Juanita Abrahams: Set yourself apart & stay true to yourself

juanita abrahams

Blogging has taken the world by storm, whether it’s done as a hobby or as a job, some are creating careers out of it! When fashion bloggers first hit our screens on E! Entertainment, it gave some of us a little insight  into what fashion bloggers actually do. We now know a bit of how they work with various clients and create an income through doing something they love.

So, still on my quest to explore various fashion-related careers, I got chatting with Juanita Abrahams, the Creative Director of Juan Leo. Juanita is a BCom Accounting student, who is currently completing her under grad, in pursuit of the esteemed CA (SA) designation. She is also a SAICA articled clerk and trainee accountant.


Please tell us a little more about yourself

I am also a SAICA articled clerk and trainee accountant, currently completing my third year of articles in pursuit of the esteemed CA (SA) designation.

From an early age, my hobbies included; design, art, photography and dance —and I dabbled in all of these for many years and often still do.

So let’s fast-forward to 2016, where that interest in design, art and photography has fully formed into what we know as Juan Leo Lifestyle, your blog, please tell us a little more about it

I’ve always loved fashion and design, and became quite involved in creative arts from an early age so the next befitting step after being exposed to so many opportunities within the industry and similar industries was to start a blog, which looked much easier at first.

We started out as “Faith, Fashion & Living Fabulously” which encompassed everything I believed in and loved. But my real goal was to build a different type of fashion community —one which isn’t focused solely on looking or feeling good, but one that focuses on others as well.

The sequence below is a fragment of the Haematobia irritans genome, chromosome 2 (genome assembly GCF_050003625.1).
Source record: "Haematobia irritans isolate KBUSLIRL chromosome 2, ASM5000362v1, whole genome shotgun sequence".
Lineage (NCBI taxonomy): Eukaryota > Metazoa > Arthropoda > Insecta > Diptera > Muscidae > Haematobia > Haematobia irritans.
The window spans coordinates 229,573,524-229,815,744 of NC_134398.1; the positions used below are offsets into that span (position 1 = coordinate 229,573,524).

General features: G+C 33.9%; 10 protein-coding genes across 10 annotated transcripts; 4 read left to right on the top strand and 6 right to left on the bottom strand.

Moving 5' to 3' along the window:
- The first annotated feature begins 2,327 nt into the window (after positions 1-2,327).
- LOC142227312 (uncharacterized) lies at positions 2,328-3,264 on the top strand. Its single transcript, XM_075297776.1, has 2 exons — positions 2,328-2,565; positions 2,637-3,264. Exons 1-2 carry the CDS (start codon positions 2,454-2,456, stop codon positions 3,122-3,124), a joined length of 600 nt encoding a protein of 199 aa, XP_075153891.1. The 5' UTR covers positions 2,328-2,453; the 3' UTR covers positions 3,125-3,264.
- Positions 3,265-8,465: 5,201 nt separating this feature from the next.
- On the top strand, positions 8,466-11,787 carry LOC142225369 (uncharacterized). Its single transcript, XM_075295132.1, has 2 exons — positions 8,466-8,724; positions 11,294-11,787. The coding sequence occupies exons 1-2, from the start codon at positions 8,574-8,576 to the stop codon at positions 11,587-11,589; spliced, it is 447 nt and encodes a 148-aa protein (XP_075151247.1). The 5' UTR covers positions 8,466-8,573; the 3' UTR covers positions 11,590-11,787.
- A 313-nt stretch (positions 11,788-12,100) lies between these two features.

And naturally, the brand progressed and we underwent some rebranding of sorts and landed up as Juan Leo Lifestyle. It hasn’t lost the meaning or purpose of the brand —focusing on faith and fashion with a greater purpose. It basically refers to not competing, but offering something more to the world and distinguishing ourselves from everyone else.

I must say, that’s rather unique, combining fashion and faith, so how do you marry the two?

Through networking and building relationships with businesses, companies and local entrepreneurs. It’s about ensuring the cycle of giving back never stops.

Although, we do focus on fashion and lifestyle aspects, we retain being a platform for a purpose and our current focus is on being a support to local designers, entrepreneurs and start-up businesses, and not just in Cape Town.

We’ve identified gaps in the market and I think it’s quite obvious that many individuals have the dream and the talent, but lack knowledge in terms of social media and marketing themselves and that’s why they struggle or they become stagnant in the growth of their business. And that’s where we come in.

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I think that’s quite important, considering I’ve come across many companies that position themselves as ‘being there for the small businesses’ but when it comes to working with them, they shy away. How do you help small business?